The BBC's Alex Kirby looks at the challenge of providing the world with energy without damaging the environment, as part of Planet Under Pressure, a BBC series on environmental issues.
The first problem with energy is that we are running short of traditional sources of supply.
We depend on oil for 90% of our transport
The International Energy Agency says the world will need almost 60% more energy in 2030 than in 2002, and fossil fuels will still meet most of its needs.
We depend on oil for 90% of our transport, and for food, pharmaceuticals, chemicals and the entire bedrock of modern life.
But oil industry experts estimate that current reserves will only last for about 40 years.
Views vary about how much more will be found or made economically viable to use.
Pessimists predict production will start declining within 15 years, while optimists say we won't have to worry for a century - though rising prices are likely to push us towards alternative energy sources anyway.
Gas, often a suitable replacement for oil, won't last indefinitely either.
There's plenty of coal, but it's still usually hard to use without causing high pollution.
Not everyone depends on the fossil trio, though. Nearly a third of today's world population (6.1bn people) have no electricity or other modern energy supplies, and another third have only limited access.
About 2.5 billion people have only wood or other biomass for energy - often bad for the environment, almost always bad for their health.
That's the second problem - understandably, they want the better life that cheap and accessible energy offers.
But if everyone in developing countries used the same amount of energy as the average consumer in high income countries does, the developing world's energy use would increase more than eightfold between 2000 and 2050.
The signs are already there. In the first half of 2003 China's car sales rose by 82% compared with the same period in 2002.
Its demand for oil is expected to double in 20 years.
In India sales of fuel-guzzling sports utility vehicles account for 10% of all vehicle purchases, and could soon overtake car sales. And the developed world is not standing still.
In the last decade, US oil use has increased by almost 2.7 million barrels a day - more oil than India and Pakistan use daily altogether.
Where our energy comes from is a third problem - energy sources are often long distances from the point of consumption.
Centralised energy generation and distribution systems are fairly new.
There is plenty of coal, but it can cause major pollution
A couple of centuries ago virtually everyone would have depended on the fuel they could find within a short distance of home.
Now, the energy for our fuel, heat and light travel vast distances to reach us, sometimes crossing not only continents but political and cultural watersheds on the way.
These distances create a whole host of challenges from oil-related political instability to the environmental risks of long-distance pipelines.
But even if we could somehow indefinitely conjure up enough energy for everyone who wants it, without risking conflict and mayhem in bringing it back home, there would still be an enormous problem - how to use the energy without causing unacceptably high levels of damage to the natural world.
The most obvious threat is the prospect that burning fossil fuels is intensifying natural climate change and heating the Earth to dangerous levels.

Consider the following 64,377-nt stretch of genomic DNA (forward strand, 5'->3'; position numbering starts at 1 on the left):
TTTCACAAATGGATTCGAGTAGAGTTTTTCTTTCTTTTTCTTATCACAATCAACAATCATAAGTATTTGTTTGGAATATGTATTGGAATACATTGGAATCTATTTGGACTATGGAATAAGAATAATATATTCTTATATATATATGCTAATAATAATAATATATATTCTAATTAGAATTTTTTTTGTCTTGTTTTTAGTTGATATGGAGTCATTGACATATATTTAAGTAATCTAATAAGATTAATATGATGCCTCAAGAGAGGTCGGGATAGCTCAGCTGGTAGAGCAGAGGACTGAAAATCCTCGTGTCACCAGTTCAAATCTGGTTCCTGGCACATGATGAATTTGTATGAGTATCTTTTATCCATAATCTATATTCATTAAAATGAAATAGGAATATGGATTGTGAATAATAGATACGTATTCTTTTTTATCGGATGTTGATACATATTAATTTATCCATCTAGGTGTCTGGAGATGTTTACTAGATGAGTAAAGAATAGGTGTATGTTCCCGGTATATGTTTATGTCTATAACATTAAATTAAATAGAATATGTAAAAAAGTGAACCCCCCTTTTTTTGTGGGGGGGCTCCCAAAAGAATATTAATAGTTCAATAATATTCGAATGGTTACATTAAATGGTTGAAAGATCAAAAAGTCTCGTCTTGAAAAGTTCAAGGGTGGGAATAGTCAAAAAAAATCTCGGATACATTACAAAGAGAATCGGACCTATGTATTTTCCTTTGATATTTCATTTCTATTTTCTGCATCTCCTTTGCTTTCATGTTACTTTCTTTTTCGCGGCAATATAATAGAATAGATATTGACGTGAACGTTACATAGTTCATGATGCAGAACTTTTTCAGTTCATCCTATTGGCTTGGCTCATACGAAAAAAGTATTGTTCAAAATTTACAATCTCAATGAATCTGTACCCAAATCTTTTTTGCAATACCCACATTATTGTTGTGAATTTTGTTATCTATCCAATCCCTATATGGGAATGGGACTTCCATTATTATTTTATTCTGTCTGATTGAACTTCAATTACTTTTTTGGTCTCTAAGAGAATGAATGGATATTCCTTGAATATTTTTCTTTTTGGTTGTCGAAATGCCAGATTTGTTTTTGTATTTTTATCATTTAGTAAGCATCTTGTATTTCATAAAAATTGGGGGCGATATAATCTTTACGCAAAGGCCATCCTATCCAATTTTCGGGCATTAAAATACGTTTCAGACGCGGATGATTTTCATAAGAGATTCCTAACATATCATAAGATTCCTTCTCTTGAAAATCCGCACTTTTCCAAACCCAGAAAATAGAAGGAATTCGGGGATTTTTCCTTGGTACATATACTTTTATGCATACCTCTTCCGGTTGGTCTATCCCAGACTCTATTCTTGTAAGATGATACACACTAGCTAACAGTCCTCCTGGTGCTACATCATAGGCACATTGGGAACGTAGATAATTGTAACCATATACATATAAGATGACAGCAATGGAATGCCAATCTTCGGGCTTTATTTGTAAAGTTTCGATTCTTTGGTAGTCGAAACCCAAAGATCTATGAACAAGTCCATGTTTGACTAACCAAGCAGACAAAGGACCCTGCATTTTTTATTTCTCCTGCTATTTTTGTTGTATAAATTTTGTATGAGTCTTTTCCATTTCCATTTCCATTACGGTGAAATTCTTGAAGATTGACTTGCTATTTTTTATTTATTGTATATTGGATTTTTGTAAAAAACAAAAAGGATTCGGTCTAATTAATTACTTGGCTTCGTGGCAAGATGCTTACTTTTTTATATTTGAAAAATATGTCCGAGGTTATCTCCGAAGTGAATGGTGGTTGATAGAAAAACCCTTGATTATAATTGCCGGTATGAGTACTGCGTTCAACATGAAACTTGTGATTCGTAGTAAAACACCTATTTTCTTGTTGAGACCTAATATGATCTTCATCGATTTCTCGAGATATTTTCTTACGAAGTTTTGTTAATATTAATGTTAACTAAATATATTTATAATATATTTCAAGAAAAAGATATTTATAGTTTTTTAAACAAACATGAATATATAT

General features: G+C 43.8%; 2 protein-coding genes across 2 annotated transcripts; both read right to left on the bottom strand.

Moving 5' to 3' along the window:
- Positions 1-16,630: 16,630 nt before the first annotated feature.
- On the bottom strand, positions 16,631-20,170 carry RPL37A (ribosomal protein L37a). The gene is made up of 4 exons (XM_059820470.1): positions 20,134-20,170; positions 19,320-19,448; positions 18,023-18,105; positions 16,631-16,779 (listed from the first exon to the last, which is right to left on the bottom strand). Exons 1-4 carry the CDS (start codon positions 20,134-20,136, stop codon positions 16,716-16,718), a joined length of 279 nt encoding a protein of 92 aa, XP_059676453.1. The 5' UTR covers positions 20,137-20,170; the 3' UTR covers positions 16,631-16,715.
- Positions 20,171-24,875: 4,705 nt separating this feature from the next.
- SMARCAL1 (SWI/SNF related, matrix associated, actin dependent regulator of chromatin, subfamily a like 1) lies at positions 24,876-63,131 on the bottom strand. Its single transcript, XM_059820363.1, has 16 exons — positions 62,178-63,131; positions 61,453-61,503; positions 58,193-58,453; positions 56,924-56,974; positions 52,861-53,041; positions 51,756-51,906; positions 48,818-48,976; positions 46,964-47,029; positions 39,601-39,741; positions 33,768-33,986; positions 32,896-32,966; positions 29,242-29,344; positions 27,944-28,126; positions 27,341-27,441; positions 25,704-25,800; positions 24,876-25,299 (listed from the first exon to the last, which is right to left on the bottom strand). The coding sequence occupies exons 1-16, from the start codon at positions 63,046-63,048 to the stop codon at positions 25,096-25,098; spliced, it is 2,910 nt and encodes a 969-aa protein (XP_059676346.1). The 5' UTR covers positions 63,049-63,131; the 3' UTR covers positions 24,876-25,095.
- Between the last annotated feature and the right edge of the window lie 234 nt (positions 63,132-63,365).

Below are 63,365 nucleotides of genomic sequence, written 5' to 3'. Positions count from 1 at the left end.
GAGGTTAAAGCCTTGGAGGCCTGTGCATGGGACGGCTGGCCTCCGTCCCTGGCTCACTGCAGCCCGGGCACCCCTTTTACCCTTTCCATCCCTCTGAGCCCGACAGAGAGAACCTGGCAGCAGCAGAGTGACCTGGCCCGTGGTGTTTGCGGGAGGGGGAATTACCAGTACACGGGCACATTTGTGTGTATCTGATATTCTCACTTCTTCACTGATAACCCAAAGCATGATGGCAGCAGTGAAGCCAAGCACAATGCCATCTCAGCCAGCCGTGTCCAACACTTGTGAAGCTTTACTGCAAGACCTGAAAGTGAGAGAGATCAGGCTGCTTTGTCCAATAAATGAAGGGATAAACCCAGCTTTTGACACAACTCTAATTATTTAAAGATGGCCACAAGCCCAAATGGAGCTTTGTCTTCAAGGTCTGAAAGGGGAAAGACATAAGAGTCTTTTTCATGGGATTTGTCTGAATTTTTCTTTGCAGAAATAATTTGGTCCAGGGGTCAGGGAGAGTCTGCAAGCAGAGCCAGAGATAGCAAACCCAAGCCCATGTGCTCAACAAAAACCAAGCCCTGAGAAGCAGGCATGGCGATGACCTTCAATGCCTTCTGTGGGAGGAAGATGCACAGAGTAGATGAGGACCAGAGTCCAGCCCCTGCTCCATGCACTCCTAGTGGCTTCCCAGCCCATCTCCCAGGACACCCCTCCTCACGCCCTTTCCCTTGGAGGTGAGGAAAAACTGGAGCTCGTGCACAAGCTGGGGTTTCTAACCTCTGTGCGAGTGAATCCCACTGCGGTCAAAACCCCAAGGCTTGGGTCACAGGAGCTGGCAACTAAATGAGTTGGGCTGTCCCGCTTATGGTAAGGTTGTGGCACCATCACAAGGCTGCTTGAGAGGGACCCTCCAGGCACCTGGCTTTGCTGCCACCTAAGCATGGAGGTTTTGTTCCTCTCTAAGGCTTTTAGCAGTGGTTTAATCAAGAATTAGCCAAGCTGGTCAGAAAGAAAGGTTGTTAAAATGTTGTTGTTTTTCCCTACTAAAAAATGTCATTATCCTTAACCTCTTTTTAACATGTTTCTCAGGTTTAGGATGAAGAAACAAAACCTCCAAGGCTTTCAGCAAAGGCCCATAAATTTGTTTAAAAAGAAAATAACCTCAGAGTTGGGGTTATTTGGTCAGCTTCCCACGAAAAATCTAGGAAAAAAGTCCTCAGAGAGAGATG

But forget the greenhouse effect if you want. There are still real costs that go with the quest for and use of energy: air and water pollution, impaired health, acid rain, deforestation, the destruction of traditional ways of life.
It's one of the most vicious circles the planetary crisis entails.
Cheap, available energy is essential for ending poverty: ending poverty is key to easing the pressures on the planet from the abjectly poor who have no choice but to eat the seed corn. But the tank is running dry.
It doesn't have to be like this. Our energy use is unsustainable, but we already know what a benign alternative would look like.
All we have to do is decide that we will get there, and how.
It will make vastly more use of renewable energy, from inexhaustible natural sources like the Sun and the seas.
One key fuel may well be hydrogen, which is a clean alternative for vehicles and is in abundant supply as it is a chemical component of water.
But large amounts of energy are needed to produce hydrogen from water, so it will not come into its own as a clean alternative until renewable energy is widely available for the process.
Some analysts suggest that nuclear power will be needed to bridge the gap between now and the renewable future.
Air pollution is a major problem - often related to energy use
Many environmentalists (but not all) are deeply unhappy with the idea - fission technology has been in use for a generation, but concerns remain about radioactive waste disposal and the risk of accidents.
Nuclear fusion - a new form of nuclear power which combines atoms rather than splitting them apart - could be ready by around 2040, but that is too long to wait.
However, we can also get energy to do several jobs at once, as combined heat and power plants do. And we can use less of it by becoming energy-efficient.
The British government estimates that 56% of energy used in UK homes could be cut using currently available technologies - yet the original Model T Ford did more miles to the gallon than the average Ford vehicle produced today in the US.
We can install power stations on our roofs by covering our houses with solar tiles, or buying miniature wind turbines the size of a satellite dish.
Practically, the energy crisis is soluble. But reaching the broad sunlit uplands will mean a drastic mental gear change for policy-makers and consumers alike.